Have a closet (room? bin?) full of unfinished craft projects? I know I do. Today’s post is an honest reality check for all those who, like me, get frustrated by the unfinished, half-done projects lying around. Abbey reminds us that creativity isn’t about the end-result, it’s about the process. Enjoy.
Have you ever noticed that some things just seem destined to be works in progress forever?
As I’ve been reorganizing closets and putting things away, I keep running across projects that are not finished. One fingerless glove sits with a ball of yarn waiting to make a second one (I needed to knit a couple of baby hats before I got around to finishing it). A hat, beginning to unravel, has come partially off the double-pointed needles I was using to knit it (the fifth time that happened in the short life of the project, so I shelved it). A totally-pieced quilt top for my daughter is folded in a tote bag, just waiting to be sandwiched and tied (to match the completed quilt that her twin sister sleeps under every night).
What is it about some projects that just makes them more difficult to complete?
I’ve managed to start and finish loads of other projects while these items have been languishing on the shelf. Did I lose energy before I was finished? Did I bite off more than I could chew? Did other things in my life overwhelm me and keep me from getting to the end of these tasks? Did I get so hung up on making things perfect that I was afraid to finish at all?
If I focus on these projects and their perpetual state of undone-ness, I can get really discouraged. Although I might have a perfectly good reason for never having painted those wooden letters to hang in my kitchen, I still feel somehow guilty that I have not completed the task.
Today, though, I’ve decided that enough is enough. This self-criticism has got to stop. The fact is, life is not a straight line from point A to point B. There are curves, twists, turns and pauses we can’t anticipate. As we move through the seasons of our lives, some themes repeat. We reconnect with people from our pasts and get a chance to know each other again, or we revisit places we have been before and get to see them through our children’s eyes. Maybe someday, I will have renewed energy and a desire to finish some project I left undone years before.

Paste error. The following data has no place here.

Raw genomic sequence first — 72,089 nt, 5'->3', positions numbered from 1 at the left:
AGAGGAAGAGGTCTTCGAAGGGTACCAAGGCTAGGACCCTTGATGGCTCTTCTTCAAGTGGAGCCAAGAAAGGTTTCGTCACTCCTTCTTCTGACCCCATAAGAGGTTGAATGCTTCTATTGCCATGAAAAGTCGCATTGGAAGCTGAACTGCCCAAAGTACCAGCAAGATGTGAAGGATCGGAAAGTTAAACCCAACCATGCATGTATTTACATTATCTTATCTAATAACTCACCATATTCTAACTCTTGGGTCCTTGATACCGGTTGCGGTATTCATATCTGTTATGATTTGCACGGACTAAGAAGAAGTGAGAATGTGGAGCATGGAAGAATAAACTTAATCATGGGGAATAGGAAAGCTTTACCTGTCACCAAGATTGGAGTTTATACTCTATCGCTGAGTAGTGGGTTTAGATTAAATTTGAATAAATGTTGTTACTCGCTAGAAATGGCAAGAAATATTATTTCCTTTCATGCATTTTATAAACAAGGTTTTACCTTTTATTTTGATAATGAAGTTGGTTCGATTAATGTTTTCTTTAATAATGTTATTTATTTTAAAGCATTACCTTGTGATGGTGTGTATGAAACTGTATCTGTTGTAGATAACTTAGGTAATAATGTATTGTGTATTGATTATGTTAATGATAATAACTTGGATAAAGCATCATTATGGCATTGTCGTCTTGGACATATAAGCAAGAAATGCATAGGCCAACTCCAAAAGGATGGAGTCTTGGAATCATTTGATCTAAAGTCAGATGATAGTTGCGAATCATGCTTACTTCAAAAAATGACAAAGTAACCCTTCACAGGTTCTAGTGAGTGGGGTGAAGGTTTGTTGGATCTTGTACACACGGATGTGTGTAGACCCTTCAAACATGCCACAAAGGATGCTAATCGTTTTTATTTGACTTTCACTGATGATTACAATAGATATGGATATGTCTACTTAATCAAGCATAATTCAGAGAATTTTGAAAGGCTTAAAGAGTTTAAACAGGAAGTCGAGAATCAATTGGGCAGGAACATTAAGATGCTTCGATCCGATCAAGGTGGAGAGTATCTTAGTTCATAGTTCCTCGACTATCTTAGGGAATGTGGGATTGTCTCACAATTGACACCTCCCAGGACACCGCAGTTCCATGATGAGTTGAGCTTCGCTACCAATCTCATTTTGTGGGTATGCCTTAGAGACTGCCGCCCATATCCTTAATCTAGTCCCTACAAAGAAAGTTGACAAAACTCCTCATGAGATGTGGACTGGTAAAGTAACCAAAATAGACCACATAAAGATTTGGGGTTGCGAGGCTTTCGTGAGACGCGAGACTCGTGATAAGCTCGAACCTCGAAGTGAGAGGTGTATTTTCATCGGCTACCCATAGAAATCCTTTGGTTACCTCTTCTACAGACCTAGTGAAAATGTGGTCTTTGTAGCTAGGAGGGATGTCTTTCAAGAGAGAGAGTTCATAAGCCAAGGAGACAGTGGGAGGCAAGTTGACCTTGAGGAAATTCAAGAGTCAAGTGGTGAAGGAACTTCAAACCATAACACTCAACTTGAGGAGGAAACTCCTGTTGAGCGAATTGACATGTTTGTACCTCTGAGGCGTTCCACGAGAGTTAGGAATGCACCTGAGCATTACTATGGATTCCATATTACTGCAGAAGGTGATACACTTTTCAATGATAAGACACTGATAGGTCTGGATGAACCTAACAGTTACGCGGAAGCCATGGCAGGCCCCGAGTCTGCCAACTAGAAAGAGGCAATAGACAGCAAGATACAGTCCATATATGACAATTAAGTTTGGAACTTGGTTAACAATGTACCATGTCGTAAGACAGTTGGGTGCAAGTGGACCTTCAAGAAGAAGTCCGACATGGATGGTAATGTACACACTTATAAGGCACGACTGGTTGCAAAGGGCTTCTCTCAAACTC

Some people and places are just in our lives for a season, though. It’s entirely possible that I might not ever come back to some of these projects. Some of them might be unfinished forever, or until someone else (maybe one of my children) takes them up and completes them in his or her own way.
If I’m being honest, I have to admit that part of my fear in not finishing something is that I have wasted my time with it. The hours I spent sanding or painting or stitching are gone. I can’t get them back. Does that mean that my time spent on those projects was useless, just because there is no end result?
I don’t think so.
Everything we do in the creative process is worth something, because it’s just that…a process. There’s no time limit, no buzzer that says “pencils down.” Creativity does not expire after a certain date just because we haven’t put the finishing touches on our work. The worth of the work is in the work itself, in the positive energy that is produced because we are creating. Maybe there’s a reason we call ourselves crafters, sewers, quilters, knitters, painters, writers, creatives instead of finishers!
Let’s go forward into the here and now, taking only the work that adds meaning and gives us a sense of purpose at this season in our lives and leaving the rest behind. Creating is a gift of the present moment, and we can’t let ourselves be hung up on what is already behind us. Someday later, we can come back to the unfinished work of the past…or we can leave it for a future generation.
What matters is the meaningful work that’s before us now – and there’s plenty to be done.